Whenever I have a chance to go home to the NC High Country, a hike is in order. Since my family moved to that part of the world in 1998 (and even though I’ve been a Chattanooga resident since 2006), there’s hardly a trail in the area that I haven’t hoofed at least once.

One that I come back to again and again, though, is the short (<2 mi.) loop across the summit of Mount Jefferson in Ashe County. This modest summit (4665′) cuts an imposing prominence above the surrounding farmland, and has been preserved as a small state park. It has a much more unassuming beauty than many more famous peaks in the area like Grandfather Mountain, but it is a special place when you look a bit closer.

The metamorphic rock (amphibolite) underlaying the mountain gives it a sharper profile than many of the more rounded sandstone & quartzite peaks nearby. The rock also weathers less readily, giving the outcrops a dark, jagged look. Ravens and falcons nest in the protected crags. The sheltered north face of the mountain is home to many interesting plants, including a small stand of Bigtooth aspen, which normally occur much farther north.

Perhaps the best blessing of Mount Jefferson, though is the ease of the path. A road leads nearly to the summit, and there are bathrooms (NB – though these are closed in winter. The kids, er, learned the hard way). The gentle climb makes it a great place for young legs to get out and see the mountaintop ecosystem without complaining or wearing out. A few days after Christmas, our whole family (my parents, my two sisters, Rachel, our three kids, and I) did the full loop without breaking a sweat.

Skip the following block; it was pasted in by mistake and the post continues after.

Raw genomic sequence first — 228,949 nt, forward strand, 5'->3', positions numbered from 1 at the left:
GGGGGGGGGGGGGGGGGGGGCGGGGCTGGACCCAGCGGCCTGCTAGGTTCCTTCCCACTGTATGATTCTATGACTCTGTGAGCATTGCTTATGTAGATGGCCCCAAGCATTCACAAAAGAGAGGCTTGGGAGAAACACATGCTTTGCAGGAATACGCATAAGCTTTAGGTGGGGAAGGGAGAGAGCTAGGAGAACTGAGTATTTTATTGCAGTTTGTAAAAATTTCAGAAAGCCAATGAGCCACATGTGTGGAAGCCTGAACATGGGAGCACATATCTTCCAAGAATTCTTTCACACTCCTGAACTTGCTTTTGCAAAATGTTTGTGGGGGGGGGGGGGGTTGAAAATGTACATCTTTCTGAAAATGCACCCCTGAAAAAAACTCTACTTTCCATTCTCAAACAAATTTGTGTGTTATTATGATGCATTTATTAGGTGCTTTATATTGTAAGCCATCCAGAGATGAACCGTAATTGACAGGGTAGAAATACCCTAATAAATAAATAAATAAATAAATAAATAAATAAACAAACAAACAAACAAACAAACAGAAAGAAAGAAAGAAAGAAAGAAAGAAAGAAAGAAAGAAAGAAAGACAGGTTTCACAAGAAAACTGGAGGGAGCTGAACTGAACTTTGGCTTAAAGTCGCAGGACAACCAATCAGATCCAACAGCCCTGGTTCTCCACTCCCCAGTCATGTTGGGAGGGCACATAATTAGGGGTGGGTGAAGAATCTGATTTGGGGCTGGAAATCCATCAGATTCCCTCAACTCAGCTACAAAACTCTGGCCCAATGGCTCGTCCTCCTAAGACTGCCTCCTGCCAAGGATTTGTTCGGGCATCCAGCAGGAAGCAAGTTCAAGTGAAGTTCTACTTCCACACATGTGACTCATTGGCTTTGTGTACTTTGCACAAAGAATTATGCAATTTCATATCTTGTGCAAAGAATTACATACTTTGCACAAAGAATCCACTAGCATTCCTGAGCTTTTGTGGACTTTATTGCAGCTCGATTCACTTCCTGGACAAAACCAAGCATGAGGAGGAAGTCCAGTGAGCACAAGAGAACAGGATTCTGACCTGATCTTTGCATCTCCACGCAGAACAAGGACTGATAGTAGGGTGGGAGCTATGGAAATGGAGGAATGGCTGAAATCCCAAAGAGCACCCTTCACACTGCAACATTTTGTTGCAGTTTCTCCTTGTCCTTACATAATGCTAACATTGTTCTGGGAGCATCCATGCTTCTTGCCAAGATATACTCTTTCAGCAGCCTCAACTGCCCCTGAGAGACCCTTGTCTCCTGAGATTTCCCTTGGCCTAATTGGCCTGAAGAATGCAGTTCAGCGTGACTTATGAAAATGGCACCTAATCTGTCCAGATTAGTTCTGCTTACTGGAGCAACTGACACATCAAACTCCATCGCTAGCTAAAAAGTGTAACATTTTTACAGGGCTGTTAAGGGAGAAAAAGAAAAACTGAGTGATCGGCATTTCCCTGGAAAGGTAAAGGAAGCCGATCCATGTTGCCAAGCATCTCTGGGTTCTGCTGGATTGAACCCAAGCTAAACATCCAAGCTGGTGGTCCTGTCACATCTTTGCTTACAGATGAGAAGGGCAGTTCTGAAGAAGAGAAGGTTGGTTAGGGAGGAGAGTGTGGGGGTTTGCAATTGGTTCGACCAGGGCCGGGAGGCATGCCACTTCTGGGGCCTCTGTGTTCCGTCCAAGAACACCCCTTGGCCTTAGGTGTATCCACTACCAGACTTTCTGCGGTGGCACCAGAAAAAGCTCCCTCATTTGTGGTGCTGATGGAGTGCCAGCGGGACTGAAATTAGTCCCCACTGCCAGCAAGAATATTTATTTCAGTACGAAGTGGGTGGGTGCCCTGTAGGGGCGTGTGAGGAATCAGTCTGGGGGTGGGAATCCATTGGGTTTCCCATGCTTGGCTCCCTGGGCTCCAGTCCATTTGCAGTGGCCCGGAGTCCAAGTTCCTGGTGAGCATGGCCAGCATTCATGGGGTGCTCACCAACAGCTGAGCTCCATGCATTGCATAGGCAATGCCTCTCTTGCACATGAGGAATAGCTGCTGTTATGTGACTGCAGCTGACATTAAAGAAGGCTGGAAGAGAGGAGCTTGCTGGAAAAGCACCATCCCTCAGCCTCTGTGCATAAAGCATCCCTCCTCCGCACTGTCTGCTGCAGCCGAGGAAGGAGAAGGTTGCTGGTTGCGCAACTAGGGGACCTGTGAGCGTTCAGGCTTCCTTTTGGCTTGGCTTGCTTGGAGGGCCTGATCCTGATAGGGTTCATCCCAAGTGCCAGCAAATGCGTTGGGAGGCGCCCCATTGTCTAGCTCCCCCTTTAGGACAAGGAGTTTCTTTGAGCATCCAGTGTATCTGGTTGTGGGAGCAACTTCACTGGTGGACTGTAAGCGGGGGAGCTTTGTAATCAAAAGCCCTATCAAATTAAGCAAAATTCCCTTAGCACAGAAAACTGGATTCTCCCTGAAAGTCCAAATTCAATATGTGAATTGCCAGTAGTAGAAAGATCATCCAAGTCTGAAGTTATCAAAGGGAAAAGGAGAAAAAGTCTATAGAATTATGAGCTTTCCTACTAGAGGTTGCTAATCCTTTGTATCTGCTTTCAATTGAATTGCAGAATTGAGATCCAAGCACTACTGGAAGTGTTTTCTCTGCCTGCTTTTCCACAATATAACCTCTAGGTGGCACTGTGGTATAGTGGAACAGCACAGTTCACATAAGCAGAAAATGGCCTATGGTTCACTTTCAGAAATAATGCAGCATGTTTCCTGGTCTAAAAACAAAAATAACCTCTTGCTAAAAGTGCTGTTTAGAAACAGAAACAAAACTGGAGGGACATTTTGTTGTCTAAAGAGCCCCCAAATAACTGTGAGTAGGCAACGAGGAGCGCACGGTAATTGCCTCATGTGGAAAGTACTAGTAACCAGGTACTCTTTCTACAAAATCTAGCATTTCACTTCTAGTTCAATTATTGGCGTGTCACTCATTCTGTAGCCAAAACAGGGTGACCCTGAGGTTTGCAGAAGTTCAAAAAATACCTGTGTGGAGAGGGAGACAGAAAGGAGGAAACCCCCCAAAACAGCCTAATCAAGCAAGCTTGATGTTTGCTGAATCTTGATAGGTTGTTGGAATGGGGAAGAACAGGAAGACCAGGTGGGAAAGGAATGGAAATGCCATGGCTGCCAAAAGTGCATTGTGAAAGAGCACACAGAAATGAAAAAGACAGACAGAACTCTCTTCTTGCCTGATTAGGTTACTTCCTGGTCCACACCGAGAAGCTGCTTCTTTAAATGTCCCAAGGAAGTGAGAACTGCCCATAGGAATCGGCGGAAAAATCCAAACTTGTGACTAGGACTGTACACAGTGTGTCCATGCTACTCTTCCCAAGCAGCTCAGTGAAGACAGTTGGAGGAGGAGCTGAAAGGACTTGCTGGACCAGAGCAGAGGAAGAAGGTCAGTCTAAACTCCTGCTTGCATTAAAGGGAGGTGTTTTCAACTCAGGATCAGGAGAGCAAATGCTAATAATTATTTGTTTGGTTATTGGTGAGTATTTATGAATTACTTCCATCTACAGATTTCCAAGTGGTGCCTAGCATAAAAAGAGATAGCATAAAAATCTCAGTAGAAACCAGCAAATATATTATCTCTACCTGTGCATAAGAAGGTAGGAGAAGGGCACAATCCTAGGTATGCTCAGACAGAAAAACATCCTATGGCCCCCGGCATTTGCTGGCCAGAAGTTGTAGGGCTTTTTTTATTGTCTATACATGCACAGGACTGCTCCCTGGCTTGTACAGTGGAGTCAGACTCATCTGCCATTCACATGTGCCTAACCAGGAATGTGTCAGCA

If you’re ever in the area without a lot of time to see the high Appalachian environment, stop in and check this one out. In the winter, access is dependent on weather, spring & fall are lovely, and the summer breezes are a world-class heat-beater.

If you’ve got a little longer window, be sure to visit the wonderful little towns at the base of the mountain – Jefferson & West Jefferson. They’re well-provisioned with the requisite charm of shops, restaurants, and murals, not to mention a legit cheese factory.

Into the Woods: Arkaquah Trail

Walking up and down hills is the cost of doing business in hiking. In essence, that is hiking; the exercise, the views, the solitude, and the experience all flow from it. If it was easy to get to where a hiking trail goes, there would be a road, right?

Sometimes, the particularly dedicated (or disturbed) among us thumb our noses at perfectly good roads in favor of the hike. For instance, in the eastern U.S., many high mountains are accessible by car for the tourist value. Such is the case with Georgia’s Brasstown Bald. At 4,784′, it’s nowhere close to the tallest peak in Appalachia, but it is the tallest in its state. It is also fairly disconnected from other nearby peaks, with a prominence of nearly 2,200, making for unobstructed long-range views.

The way most people enjoy Brasstown is by a drive up GA 180 Spur and then a quick shuttle ride to the summit. You can pay the USFS $5 a pop for the privilege, and then enjoy the cool breezes in a rocking chair under the observation deck. I’ve driven up at least a few times myself. Then, there’s the other way….

A good friend from Pennsylvania has taken up highpointing, and he wanted to tackle Brasstown during a visit to the Atlanta area, so I headed over to meet him Saturday in Blairsville (just shy of 2 hours’ drive from Chattanooga). Part of the joy of his project is a refusal to do things the easy way, so driving to the summit is out. After doing our research, we decided on the Arkaquah Trail, which begins at almost exactly 2,200′ above sea level at Track Rock Gap.